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Title: Compare the performance of the float, double, and decimal data types in C#

[Compare the performance of the float, double, and decimal data types in C#]

A computer's math coprocessor typically gives the best performance with a particular data type. To see which works best on my system and to learn how big the difference is, I wrote this program to compare the performance of calculations that use the float, double, and decimal data types.

Enter a number of trials and click the Go button to execute the following code.

// Compare performances. private void btnGo_Click(object sender, EventArgs e) { txtTimeFloat.Clear(); txtTimeDouble.Clear(); txtTimeDecimal.Clear(); Cursor = Cursors.WaitCursor; Refresh(); int num_trials = int.Parse(txtNumTrials.Text); Stopwatch watch = new Stopwatch(); float float1, float2, float3; double double1, double2, double3; decimal decimal1, decimal2, decimal3; watch.Start(); for (int i = 0; i < num_trials; i++) { float1 = 1.23f; float2 = 4.56f; float3 = float1 / float2; } watch.Stop(); txtTimeFloat.Text = watch.Elapsed.TotalSeconds.ToString() + " sec"; txtTimeFloat.Refresh(); watch.Reset(); watch.Start(); for (int i = 0; i < num_trials; i++) { double1 = 1.23d; double2 = 4.56d; double3 = double1 / double2; } watch.Stop(); txtTimeDouble.Text = watch.Elapsed.TotalSeconds.ToString() + " sec"; txtTimeDouble.Refresh(); // Scale by a factor of 10 for decimal. num_trials /= 10; watch.Reset(); watch.Start(); for (int i = 0; i < num_trials; i++) { decimal1 = 1.23m; decimal2 = 4.56m; decimal3 = decimal1 / decimal2; } watch.Stop(); txtTimeDecimal.Text = "~" + (watch.Elapsed.TotalSeconds * 10).ToString() + " sec"; Cursor = Cursors.Default; }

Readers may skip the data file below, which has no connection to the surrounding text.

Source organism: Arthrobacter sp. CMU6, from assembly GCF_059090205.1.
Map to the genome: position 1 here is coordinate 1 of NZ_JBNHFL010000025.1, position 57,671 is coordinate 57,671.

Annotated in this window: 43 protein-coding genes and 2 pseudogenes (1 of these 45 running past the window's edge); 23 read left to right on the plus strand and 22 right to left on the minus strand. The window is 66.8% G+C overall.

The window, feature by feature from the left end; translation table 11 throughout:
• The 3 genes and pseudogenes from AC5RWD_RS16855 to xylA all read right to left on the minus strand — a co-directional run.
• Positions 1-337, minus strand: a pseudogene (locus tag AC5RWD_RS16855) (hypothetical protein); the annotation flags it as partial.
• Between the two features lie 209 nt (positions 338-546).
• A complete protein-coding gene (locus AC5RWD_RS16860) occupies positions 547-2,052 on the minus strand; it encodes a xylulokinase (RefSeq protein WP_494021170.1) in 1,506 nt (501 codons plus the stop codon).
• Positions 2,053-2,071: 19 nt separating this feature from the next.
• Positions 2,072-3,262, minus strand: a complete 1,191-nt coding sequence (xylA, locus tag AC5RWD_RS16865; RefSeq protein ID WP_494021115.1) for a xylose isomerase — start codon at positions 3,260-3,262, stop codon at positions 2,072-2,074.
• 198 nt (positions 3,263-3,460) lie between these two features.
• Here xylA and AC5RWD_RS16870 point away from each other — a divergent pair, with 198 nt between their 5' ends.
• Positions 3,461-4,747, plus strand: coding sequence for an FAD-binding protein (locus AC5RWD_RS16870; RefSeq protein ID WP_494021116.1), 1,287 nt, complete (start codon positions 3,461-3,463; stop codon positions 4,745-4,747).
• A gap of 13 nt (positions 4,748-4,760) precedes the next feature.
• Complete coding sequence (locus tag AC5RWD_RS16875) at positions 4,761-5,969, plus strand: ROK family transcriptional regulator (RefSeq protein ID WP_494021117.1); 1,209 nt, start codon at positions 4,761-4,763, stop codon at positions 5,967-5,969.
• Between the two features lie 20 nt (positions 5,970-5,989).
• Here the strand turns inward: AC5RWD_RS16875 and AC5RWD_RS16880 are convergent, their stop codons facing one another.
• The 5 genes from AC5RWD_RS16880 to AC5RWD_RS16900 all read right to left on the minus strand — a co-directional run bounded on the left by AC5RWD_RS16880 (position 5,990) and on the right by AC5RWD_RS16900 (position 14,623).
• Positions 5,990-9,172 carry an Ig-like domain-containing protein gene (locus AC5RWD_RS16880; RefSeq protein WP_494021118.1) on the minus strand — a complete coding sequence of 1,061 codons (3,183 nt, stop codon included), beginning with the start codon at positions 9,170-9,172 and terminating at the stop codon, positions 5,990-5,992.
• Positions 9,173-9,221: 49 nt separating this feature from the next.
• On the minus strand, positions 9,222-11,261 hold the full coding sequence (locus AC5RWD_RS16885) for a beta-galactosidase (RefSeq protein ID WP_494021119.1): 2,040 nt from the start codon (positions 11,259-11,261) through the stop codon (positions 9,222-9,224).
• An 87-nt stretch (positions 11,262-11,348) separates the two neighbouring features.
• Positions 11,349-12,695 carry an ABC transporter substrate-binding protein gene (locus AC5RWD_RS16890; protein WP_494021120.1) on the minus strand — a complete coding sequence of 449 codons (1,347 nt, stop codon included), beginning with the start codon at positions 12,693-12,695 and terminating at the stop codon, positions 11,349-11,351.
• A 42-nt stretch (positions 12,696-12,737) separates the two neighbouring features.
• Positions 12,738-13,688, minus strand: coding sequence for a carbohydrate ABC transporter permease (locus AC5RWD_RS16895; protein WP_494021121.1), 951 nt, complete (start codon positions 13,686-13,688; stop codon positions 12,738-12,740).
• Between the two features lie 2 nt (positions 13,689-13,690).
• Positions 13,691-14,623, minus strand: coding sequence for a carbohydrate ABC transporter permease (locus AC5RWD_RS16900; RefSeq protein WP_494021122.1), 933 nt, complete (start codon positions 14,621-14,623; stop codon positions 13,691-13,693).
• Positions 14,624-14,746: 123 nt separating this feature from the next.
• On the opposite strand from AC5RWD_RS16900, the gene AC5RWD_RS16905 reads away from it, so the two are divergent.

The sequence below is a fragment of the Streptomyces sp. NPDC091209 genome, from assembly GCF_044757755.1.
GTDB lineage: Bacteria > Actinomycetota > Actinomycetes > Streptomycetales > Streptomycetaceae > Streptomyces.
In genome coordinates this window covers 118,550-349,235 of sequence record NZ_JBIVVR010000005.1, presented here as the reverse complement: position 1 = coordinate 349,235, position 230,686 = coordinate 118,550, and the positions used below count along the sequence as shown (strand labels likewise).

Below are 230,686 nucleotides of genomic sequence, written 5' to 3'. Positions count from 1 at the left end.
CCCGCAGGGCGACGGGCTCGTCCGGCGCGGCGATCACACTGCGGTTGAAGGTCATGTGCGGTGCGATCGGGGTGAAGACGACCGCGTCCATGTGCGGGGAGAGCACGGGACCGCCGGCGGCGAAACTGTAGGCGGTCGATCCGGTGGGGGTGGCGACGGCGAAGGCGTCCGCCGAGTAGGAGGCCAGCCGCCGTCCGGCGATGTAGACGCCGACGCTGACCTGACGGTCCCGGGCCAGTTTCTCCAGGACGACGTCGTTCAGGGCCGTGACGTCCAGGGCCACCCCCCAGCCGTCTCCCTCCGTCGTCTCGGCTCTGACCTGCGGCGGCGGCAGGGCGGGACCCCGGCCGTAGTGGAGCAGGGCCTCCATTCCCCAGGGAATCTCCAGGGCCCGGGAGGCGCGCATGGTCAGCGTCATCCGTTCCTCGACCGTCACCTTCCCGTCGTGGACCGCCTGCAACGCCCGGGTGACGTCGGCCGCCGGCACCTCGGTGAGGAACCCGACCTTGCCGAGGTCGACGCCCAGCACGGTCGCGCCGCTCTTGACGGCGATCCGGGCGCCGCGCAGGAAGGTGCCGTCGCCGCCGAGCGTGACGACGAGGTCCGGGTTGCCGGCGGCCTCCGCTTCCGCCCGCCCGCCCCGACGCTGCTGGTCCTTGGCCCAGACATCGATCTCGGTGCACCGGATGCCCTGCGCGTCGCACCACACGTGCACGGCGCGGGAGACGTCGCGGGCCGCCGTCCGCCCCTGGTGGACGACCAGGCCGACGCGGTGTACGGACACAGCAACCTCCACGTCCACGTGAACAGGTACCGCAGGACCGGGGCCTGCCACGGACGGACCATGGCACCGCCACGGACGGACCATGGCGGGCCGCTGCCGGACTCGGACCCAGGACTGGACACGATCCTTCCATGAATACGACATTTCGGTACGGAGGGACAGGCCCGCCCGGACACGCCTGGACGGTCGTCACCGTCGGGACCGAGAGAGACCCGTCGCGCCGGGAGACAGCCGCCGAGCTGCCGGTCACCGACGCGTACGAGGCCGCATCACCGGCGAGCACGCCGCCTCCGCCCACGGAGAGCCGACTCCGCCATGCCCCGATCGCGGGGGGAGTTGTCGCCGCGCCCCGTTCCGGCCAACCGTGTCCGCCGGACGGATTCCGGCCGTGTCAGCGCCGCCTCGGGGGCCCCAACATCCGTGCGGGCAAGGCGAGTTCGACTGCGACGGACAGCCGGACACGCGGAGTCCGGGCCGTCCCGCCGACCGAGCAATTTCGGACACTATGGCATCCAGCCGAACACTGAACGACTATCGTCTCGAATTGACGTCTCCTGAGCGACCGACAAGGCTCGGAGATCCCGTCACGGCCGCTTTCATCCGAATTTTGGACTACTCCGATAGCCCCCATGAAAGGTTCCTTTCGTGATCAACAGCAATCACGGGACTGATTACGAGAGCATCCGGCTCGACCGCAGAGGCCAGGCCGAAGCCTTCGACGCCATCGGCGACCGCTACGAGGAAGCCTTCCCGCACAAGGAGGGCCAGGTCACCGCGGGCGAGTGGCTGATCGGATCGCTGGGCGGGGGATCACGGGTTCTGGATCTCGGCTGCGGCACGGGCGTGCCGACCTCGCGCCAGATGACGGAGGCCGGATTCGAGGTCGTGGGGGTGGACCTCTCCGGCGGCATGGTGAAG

The code starts by clearing its result text boxes and getting the number of trials desired. It then runs a loop that performs a simple mathematical operation on float variables and displays the elapsed time. It then repeats those steps for the double data type.

Next the code repeats the loop for the decimal data type. After running the program, I discovered that the decimal data type was much slower than the other types. To run in a reasonable amount of time for the decimal data type, the program divides the number of trials by 10 and then multiplies the elapsed time by ten.

If you look closely at the picture, you'll see that to perform 100 million calculations the program used about 0.45 seconds for the float data type, about 0.60 for the double data type, and an estimated 22.04 seconds for the decimal data type.

The moral is, if you want performance, use float. If you need greater accuracy, use double. The performance difference isn't that big anyway.

If you need a lot of accuracy and are willing to wait a lot longer, use decimal. At least on my computer.

Note that all of these calculations are fast. Even decimal took only about 1/5 of a microsecond per calculation. That means speed will only be an issue for programs that perform a huge number of calculations.

Download the example to experiment with it and to see additional details.

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